In places where stinging nettles are abundant, such as Northern Europe, every child learns quickly to fear and avoid this plant. When fighting or doing nonsense, a child may sometimes chase or fling another child into nettles - a possibly traumatic experience which can amplify a fear into a phobia. The concept of being deliberately punished with stinging nettles is therefore extremely fearsome.

[edit] Nettles in BDSM play and fiction

French punishment erotica from the Ostra Studio (c.1935).
Illustration by Lewis Bald from the novel L'Avatar de Lucette by James Lovebirch (1913).
Illustration by Georges Topfer.

Nettles sting with thin, delicate hollow hairs on the stems and leaves. The hairs are like tiny pale bristles and so thin that they bend or collapse when they sting. They break open when touched (each hair stings only once) but nothing is felt unless that touch has actually driven them into the skin. Sideways pressure bends them over and breaks them, and usually wastes the sting.

The recipient is typically restrained and nude (or at minimum, the body part that is to be whipped is bared). Reactions vary, but most spankees show an intense burning irritation, which is also visible as reddening, and a series of little lumps, like small mosquito bites is common. The effect is very similar to the warm feeling that comes just after the sharp pain of a whipstroke fades. While a whipstroke comparatively fades rapidly, the glow can last for hours. There is also a seasonal difference. The first young shoots that come up in spring are very hot, sometimes shockingly so. The tall summer plants have fewer and milder stinging hairs. On callused or wrinkled skin, such as around a nipple, they may not be visible at all. Regular use of nettles for many spankees seems to lead to a partial immunity. A possible health risk that comes with nettle play is an allergic reaction.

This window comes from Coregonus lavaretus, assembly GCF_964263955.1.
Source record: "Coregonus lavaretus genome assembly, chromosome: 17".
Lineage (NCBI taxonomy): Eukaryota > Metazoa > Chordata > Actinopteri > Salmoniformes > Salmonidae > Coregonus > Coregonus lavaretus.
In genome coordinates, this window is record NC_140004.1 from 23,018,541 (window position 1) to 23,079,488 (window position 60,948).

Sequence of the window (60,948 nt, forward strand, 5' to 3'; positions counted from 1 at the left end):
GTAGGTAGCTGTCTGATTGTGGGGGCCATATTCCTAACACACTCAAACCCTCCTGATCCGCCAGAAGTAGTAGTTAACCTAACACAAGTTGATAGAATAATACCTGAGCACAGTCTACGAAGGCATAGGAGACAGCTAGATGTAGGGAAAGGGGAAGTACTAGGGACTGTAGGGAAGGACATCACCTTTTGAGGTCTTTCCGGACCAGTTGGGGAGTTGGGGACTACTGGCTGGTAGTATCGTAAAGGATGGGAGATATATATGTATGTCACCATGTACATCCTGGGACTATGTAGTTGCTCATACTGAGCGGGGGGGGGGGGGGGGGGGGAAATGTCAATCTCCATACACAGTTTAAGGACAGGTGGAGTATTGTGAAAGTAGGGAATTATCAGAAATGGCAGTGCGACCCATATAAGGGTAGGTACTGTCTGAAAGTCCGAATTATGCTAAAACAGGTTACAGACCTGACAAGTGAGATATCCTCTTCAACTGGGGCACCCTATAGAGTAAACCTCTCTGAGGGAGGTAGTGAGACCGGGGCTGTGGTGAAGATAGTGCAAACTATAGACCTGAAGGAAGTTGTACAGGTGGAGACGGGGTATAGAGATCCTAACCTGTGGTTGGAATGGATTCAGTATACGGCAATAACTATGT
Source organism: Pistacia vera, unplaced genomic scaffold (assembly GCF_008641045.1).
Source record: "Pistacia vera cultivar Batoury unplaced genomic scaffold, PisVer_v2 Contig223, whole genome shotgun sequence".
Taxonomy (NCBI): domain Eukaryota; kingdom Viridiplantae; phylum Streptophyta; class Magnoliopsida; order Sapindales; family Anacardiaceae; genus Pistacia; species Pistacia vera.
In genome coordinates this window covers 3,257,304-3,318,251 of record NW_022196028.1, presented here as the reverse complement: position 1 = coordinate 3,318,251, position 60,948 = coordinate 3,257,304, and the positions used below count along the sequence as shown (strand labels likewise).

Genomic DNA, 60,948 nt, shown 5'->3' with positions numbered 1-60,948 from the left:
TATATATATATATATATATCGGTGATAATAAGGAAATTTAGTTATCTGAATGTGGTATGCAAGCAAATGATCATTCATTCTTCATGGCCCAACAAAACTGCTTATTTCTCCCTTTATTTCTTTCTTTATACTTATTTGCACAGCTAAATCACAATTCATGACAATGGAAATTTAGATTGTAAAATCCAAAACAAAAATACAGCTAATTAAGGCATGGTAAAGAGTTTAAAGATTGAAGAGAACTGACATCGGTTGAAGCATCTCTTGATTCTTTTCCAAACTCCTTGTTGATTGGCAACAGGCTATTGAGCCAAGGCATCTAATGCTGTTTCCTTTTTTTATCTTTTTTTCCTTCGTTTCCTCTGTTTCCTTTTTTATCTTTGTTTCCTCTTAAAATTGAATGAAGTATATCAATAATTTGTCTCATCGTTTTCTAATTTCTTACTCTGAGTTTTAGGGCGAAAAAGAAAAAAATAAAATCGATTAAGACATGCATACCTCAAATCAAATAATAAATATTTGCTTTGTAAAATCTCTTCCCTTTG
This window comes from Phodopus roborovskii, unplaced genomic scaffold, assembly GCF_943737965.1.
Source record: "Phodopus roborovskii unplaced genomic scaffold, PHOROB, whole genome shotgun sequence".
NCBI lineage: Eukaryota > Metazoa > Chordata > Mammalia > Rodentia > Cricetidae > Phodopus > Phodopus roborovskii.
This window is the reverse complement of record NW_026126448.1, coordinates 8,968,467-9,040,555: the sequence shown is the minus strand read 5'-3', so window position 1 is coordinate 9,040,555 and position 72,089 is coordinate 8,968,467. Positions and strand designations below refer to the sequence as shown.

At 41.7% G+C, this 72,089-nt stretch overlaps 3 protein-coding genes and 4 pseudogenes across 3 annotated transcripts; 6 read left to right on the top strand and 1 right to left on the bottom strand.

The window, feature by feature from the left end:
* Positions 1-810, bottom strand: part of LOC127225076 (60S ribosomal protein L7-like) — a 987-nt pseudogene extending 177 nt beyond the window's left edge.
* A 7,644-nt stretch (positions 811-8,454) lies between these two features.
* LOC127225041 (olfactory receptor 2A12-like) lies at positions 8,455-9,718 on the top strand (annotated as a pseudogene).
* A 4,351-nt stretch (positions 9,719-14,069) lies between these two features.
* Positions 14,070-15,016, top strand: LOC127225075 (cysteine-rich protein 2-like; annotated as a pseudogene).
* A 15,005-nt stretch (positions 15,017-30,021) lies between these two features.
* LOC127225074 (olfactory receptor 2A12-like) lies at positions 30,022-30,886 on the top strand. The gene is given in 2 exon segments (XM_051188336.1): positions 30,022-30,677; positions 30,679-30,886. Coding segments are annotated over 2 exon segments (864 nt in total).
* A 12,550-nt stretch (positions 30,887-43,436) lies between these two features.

One of the assets of whipping with stinging nettles is that it is practically noiseless, this can be useful in environments where spanking noise is an issue.

As the effect comes from the mere contact with the nettles, not from the force of the blow, and stinging nettles are soft and lightweight, practically any body part can be punished this way, if desired, including the genitals, breasts and similar sensitive areas. The most efficient way to use stinging nettles is to take one sprig or one leaf at a time, get down close to the target, and touch the hairs in, with a close enough view that you can watch the hairs go in straight. When you can't work in that close, at least make sure that the stem or leaf comes down flat to the skin of the target area.